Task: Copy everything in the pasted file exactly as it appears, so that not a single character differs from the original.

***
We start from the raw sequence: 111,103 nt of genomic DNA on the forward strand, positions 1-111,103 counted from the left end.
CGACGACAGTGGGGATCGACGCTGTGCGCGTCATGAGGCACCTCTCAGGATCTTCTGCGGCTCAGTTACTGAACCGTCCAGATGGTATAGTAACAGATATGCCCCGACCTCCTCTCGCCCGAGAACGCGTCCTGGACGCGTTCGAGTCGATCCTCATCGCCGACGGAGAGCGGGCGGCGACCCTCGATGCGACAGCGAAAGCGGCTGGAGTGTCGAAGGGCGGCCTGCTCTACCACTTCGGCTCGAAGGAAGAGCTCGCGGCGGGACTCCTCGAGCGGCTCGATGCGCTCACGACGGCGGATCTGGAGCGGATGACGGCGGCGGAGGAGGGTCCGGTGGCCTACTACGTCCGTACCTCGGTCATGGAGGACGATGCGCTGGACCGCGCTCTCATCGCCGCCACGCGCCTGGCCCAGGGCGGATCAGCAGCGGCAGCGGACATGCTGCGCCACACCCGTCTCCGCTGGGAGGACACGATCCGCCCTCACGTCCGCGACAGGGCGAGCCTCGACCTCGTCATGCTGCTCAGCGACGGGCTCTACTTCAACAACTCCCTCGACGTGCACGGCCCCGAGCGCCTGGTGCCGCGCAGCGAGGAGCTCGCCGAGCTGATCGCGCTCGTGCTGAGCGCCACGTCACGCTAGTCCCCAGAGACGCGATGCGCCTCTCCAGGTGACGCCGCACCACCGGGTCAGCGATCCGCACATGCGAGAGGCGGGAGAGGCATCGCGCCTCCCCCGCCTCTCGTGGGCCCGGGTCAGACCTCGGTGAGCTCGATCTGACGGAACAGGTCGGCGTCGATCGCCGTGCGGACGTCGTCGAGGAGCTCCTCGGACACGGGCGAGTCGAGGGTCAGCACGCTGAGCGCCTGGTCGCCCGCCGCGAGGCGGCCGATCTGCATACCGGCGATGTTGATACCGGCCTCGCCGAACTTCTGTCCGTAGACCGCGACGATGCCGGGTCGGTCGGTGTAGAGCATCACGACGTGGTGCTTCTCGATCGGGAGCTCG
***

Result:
We start from the raw sequence: 111,103 nt of genomic DNA on the forward strand, positions 1-111,103 counted from the left end.
CGACGACAGTGGGGATCGACGCTGTGCGCGTCATGAGGCACCTCTCAGGATCTTCTGCGGCTCAGTTACTGAACCGTCCAGATGGTATAGTAACAGATATGCCCCGACCTCCTCTCGCCCGAGAACGCGTCCTGGACGCGTTCGAGTCGATCCTCATCGCCGACGGAGAGCGGGCGGCGACCCTCGATGCGACAGCGAAAGCGGCTGGAGTGTCGAAGGGCGGCCTGCTCTACCACTTCGGCTCGAAGGAAGAGCTCGCGGCGGGACTCCTCGAGCGGCTCGATGCGCTCACGACGGCGGATCTGGAGCGGATGACGGCGGCGGAGGAGGGTCCGGTGGCCTACTACGTCCGTACCTCGGTCATGGAGGACGATGCGCTGGACCGCGCTCTCATCGCCGCCACGCGCCTGGCCCAGGGCGGATCAGCAGCGGCAGCGGACATGCTGCGCCACACCCGTCTCCGCTGGGAGGACACGATCCGCCCTCACGTCCGCGACAGGGCGAGCCTCGACCTCGTCATGCTGCTCAGCGACGGGCTCTACTTCAACAACTCCCTCGACGTGCACGGCCCCGAGCGCCTGGTGCCGCGCAGCGAGGAGCTCGCCGAGCTGATCGCGCTCGTGCTGAGCGCCACGTCACGCTAGTCCCCAGAGACGCGATGCGCCTCTCCAGGTGACGCCGCACCACCGGGTCAGCGATCCGCACATGCGAGAGGCGGGAGAGGCATCGCGCCTCCCCCGCCTCTCGTGGGCCCGGGTCAGACCTCGGTGAGCTCGATCTGACGGAACAGGTCGGCGTCGATCGCCGTGCGGACGTCGTCGAGGAGCTCCTCGGACACGGGCGAGTCGAGGGTCAGCACGCTGAGCGCCTGGTCGCCCGCCGCGAGGCGGCCGATCTGCATACCGGCGATGTTGATACCGGCCTCGCCGAACTTCTGTCCGTAGACCGCGACGATGCCGGGTCGGTCGGTGTAGAGCATCACGACGTGGTGCTTCTCGATCGGGAGCTCG